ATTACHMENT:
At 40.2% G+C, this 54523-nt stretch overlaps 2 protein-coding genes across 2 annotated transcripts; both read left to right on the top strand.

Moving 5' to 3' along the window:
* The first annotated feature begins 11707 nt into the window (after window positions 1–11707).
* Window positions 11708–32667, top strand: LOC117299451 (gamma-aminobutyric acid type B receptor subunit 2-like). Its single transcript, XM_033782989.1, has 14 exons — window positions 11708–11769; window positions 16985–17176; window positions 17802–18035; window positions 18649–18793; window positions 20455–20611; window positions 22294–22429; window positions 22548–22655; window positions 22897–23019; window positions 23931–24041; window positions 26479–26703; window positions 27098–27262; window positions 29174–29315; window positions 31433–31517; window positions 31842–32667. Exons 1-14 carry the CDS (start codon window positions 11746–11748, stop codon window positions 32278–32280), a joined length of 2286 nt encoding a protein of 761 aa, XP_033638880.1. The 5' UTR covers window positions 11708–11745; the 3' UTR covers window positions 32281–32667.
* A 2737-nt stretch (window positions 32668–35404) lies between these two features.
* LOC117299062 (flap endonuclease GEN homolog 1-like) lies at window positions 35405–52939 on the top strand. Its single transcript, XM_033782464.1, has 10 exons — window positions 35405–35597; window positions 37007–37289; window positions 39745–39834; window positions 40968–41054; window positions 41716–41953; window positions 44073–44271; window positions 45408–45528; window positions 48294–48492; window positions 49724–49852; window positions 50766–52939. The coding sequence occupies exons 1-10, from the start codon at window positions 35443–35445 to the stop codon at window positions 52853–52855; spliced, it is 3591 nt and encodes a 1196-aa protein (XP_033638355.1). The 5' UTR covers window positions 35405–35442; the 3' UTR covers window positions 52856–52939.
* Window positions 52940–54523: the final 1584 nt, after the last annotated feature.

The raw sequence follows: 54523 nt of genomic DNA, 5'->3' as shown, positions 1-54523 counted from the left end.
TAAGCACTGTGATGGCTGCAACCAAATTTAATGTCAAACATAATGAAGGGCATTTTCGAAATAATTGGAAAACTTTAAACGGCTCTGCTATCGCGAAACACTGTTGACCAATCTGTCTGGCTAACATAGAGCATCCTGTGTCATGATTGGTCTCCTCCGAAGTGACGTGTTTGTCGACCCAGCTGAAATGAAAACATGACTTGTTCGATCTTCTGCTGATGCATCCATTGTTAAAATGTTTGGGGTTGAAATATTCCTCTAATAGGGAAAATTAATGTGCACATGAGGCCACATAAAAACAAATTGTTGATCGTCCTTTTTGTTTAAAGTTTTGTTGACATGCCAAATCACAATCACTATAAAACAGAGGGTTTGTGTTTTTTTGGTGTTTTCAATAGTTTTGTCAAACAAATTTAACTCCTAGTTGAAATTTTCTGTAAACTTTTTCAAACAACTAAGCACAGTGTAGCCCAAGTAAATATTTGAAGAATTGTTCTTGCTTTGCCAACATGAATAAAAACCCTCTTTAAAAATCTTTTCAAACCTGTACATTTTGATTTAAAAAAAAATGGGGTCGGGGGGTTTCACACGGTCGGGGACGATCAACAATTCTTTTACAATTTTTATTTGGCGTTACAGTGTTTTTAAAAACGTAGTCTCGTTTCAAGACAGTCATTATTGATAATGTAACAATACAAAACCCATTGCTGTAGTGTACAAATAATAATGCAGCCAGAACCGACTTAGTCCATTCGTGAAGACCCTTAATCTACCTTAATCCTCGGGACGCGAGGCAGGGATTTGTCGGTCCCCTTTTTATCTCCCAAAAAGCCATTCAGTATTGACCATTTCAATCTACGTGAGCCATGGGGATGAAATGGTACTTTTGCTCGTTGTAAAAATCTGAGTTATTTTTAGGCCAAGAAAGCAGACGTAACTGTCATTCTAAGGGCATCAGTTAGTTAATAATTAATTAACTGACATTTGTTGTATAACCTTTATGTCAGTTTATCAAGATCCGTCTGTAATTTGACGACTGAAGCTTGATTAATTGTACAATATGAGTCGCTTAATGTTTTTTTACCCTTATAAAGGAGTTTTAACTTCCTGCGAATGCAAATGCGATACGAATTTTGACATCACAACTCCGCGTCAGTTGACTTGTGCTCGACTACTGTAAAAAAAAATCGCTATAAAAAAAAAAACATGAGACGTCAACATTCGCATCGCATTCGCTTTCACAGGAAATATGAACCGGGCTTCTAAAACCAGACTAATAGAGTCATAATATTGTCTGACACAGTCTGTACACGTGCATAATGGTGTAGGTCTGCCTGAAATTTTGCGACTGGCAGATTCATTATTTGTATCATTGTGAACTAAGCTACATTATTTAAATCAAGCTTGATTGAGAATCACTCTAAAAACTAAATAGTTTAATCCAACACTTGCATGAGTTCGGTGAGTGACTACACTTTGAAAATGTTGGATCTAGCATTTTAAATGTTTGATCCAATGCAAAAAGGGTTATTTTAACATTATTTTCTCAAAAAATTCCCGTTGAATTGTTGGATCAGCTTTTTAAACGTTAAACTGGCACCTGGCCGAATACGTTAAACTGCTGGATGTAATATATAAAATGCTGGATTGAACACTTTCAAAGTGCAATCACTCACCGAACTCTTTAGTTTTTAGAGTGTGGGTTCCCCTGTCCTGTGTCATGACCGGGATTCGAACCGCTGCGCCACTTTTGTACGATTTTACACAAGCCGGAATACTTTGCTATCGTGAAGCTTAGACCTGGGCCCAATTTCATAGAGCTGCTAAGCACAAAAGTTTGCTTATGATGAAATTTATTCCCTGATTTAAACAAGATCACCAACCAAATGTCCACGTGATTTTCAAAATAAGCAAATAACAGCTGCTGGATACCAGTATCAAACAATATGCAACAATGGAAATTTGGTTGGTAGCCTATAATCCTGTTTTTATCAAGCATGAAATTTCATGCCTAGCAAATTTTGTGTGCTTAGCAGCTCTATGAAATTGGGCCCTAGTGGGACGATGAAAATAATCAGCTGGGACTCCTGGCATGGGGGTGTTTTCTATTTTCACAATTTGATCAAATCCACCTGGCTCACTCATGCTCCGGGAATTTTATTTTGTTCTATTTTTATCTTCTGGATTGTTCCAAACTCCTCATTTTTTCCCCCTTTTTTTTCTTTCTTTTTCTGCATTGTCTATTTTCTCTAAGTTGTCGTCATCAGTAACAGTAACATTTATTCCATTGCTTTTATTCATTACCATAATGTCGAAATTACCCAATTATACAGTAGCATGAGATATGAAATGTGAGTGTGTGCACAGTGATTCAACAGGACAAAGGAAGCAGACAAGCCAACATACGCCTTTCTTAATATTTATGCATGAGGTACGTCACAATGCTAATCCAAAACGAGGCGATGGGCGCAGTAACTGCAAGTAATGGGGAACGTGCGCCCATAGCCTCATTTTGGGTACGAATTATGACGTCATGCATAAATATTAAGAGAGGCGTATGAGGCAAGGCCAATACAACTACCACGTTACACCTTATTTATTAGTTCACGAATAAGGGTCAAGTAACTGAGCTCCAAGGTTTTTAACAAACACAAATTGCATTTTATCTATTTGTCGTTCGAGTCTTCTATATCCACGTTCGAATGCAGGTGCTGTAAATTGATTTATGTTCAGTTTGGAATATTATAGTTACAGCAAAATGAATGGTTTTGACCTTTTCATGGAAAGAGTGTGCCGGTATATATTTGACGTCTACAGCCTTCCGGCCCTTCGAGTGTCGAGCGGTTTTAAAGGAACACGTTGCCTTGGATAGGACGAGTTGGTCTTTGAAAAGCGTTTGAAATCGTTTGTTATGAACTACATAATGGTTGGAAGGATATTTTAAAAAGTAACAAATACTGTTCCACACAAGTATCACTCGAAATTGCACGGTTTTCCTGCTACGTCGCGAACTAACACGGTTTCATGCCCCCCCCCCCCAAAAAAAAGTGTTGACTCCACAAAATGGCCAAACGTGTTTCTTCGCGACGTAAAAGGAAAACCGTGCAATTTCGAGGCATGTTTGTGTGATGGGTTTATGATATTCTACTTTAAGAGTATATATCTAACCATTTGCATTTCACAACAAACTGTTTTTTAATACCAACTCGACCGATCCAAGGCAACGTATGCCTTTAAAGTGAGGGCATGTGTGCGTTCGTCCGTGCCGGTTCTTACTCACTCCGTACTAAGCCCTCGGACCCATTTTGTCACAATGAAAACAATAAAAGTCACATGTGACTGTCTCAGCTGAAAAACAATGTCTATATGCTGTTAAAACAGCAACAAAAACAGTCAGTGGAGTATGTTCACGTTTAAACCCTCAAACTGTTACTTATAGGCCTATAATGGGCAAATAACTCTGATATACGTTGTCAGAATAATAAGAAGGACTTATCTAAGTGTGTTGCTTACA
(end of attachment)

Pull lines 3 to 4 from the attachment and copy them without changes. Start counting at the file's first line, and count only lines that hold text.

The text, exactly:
* The first annotated feature begins 11707 nt into the window (after window positions 1–11707).
* Window positions 11708–32667, top strand: LOC117299451 (gamma-aminobutyric acid type B receptor subunit 2-like). Its single transcript, XM_033782989.1, has 14 exons — window positions 11708–11769; window positions 16985–17176; window positions 17802–18035; window positions 18649–18793; window positions 20455–20611; window positions 22294–22429; window positions 22548–22655; window positions 22897–23019; window positions 23931–24041; window positions 26479–26703; window positions 27098–27262; window positions 29174–29315; window positions 31433–31517; window positions 31842–32667. Exons 1-14 carry the CDS (start codon window positions 11746–11748, stop codon window positions 32278–32280), a joined length of 2286 nt encoding a protein of 761 aa, XP_033638880.1. The 5' UTR covers window positions 11708–11745; the 3' UTR covers window positions 32281–32667.